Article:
Sandra Misiarz, Paul Beetham
Abstract: Working platforms are temporary geotechnical structures that provide stability to heavy plant on construction sites. Traditionally made from granular unbound material of sufficient thickness, platforms are implemented where the natural ground is not strong enough to support imposed loads. To reduce the depth of minimum required fill, hydraulically bound materials (HBM) can be used. However, there is no design guidance on HBM working platforms as any available methods were developed for purely granular material. This paper considers the case of HBM platforms of varied thicknesses made from lime treated Mercia Mudstone (MMG). The platforms were designed under the industry approved methods and the outputs were analysed using Discontinuity Layout Optimization software. The analysis included comparison between the bearing capacity of granular platforms and HBM of different strength parameters. Results showed that the industry design methods are heavily reliant on the frictional angle of platform material, and they could not properly account for strength of HBM which mobilise substantial strength through cohesion. Although the granular platform design obtained through these methods aligned well with the DLO analysis, they were found to underestimate bearing capacity of HBM platforms when compared to the software. Further DLO analysis showed that the granular platforms had much lower bearing capacity than that of HBM. In the scenarios considered, even adding 0.75% of lime had the potential to decrease the required platform depth to 0.1m (although such a large reduction is not recommended with the design guidance limit advised as 0.3m), compared to 0.7m which would be required if a granular platform was used. It is concluded that future work into the subject with the use of additional analytical software method, while considering the strength of the subgrade as another variable, would give stronger understanding of how HBM platforms could be designed to the greatest benefit.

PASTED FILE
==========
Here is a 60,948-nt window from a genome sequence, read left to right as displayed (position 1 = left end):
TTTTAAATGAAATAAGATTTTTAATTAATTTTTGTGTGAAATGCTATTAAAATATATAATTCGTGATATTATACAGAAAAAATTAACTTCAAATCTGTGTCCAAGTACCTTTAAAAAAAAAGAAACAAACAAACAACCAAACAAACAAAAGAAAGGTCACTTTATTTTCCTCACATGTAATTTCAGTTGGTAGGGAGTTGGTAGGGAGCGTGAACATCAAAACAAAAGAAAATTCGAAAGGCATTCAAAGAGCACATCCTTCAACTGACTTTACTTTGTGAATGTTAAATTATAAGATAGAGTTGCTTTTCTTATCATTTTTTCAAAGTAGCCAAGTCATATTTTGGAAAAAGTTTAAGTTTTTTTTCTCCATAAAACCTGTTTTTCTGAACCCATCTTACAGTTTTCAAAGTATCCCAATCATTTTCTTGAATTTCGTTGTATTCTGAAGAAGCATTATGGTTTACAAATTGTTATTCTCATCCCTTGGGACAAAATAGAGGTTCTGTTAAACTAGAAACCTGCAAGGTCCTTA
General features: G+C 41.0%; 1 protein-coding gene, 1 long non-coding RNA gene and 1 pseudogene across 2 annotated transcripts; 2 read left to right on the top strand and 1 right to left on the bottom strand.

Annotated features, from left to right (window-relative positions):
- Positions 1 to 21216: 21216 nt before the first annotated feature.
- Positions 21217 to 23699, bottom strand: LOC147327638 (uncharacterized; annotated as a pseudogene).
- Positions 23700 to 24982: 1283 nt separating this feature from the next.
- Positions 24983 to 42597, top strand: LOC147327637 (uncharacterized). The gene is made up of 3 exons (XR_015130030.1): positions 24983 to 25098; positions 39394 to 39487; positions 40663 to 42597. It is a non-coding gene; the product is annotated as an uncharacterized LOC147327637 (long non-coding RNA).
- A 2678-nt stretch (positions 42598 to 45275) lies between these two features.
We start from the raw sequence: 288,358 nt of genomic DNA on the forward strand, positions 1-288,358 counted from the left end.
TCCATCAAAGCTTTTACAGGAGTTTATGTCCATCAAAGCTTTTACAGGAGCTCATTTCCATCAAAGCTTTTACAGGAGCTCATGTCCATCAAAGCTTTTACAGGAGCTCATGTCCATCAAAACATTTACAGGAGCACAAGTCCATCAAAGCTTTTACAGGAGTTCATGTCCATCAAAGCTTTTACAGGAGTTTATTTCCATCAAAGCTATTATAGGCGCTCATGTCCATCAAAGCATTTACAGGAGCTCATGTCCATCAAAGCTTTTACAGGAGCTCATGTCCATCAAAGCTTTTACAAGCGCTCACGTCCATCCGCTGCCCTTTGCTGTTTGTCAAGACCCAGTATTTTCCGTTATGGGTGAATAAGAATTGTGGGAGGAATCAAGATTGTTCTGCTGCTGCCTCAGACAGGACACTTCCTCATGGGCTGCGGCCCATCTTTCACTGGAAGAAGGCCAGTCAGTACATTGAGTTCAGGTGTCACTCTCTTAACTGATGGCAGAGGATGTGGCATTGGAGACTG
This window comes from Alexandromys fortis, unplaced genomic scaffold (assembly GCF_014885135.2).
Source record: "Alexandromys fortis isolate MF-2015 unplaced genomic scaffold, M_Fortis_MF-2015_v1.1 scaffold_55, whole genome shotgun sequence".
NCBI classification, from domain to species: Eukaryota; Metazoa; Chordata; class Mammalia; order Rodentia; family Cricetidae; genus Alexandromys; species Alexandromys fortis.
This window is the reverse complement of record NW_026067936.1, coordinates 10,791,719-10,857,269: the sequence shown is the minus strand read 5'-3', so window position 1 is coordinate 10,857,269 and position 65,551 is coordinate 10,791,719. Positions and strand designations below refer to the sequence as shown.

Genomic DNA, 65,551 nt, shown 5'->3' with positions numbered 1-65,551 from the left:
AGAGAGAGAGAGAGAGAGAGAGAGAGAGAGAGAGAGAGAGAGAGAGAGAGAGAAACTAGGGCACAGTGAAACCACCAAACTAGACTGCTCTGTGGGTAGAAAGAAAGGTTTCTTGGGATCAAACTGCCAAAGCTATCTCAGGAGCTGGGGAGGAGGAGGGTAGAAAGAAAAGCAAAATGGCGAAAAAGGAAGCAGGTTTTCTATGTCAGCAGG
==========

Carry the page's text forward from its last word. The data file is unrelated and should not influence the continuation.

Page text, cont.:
Keywords: Optimising Design of Lime Stabilised Temporary Working Platforms
Date Published: November 13, 2023 DOI: 10.11159/ijci.2023.009View Article